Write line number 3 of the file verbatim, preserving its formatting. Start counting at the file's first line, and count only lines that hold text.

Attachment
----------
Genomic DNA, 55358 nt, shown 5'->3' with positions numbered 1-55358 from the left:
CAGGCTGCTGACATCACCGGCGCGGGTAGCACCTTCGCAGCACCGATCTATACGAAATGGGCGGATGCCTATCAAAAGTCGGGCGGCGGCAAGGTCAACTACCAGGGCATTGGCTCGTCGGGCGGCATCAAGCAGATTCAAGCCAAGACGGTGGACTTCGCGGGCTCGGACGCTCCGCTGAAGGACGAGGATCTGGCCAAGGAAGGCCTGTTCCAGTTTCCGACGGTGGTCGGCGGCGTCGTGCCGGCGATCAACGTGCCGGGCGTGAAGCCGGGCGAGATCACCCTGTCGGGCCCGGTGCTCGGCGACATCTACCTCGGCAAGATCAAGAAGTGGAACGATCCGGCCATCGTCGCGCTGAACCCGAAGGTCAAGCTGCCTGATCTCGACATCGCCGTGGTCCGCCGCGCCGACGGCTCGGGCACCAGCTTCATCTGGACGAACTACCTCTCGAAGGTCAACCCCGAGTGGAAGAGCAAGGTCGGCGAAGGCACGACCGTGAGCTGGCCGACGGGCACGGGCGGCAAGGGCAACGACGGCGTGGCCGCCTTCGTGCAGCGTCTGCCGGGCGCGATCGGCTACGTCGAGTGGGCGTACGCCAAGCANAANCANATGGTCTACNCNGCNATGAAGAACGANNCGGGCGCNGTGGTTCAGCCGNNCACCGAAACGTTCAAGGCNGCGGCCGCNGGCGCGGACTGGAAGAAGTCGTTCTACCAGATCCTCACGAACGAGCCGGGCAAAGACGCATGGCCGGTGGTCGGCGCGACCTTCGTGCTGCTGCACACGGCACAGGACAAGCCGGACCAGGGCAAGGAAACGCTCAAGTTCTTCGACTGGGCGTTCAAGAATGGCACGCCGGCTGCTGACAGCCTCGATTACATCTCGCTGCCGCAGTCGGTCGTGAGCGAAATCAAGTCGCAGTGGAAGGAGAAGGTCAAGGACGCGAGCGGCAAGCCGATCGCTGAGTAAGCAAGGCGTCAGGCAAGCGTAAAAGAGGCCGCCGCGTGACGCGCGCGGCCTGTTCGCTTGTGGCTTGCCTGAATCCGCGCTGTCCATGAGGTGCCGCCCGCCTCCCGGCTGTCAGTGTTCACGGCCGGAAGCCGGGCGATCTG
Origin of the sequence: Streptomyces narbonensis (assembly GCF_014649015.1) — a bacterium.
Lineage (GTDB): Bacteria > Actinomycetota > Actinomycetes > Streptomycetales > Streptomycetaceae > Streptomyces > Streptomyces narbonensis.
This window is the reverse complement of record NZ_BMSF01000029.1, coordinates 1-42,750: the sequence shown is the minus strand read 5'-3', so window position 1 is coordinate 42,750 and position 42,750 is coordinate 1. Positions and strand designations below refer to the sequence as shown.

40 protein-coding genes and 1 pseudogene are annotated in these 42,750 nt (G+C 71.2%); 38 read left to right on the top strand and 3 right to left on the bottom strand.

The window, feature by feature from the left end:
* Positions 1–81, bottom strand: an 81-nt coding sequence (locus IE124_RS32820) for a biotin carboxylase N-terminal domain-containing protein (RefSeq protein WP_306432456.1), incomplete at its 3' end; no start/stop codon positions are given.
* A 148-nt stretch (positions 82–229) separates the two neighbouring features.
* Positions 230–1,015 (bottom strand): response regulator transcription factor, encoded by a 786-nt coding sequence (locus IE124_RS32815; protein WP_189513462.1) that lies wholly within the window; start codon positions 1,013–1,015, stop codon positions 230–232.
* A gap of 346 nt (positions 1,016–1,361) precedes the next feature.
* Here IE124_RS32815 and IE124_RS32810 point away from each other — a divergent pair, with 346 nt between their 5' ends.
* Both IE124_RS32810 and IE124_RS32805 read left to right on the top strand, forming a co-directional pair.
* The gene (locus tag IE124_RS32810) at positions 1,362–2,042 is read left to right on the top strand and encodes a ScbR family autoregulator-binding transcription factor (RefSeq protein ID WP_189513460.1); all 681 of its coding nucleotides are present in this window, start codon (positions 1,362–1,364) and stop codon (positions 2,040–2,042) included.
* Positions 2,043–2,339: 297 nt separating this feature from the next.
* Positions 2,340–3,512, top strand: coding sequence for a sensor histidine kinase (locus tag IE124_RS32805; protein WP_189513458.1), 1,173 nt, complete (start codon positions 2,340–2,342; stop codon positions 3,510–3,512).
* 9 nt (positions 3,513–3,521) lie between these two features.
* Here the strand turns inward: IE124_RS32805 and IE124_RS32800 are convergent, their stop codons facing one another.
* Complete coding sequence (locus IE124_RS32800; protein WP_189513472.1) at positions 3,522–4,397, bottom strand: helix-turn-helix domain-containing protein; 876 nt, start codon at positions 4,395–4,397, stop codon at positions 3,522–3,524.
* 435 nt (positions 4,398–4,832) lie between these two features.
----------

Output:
Origin of the sequence: Streptomyces narbonensis (assembly GCF_014649015.1) — a bacterium.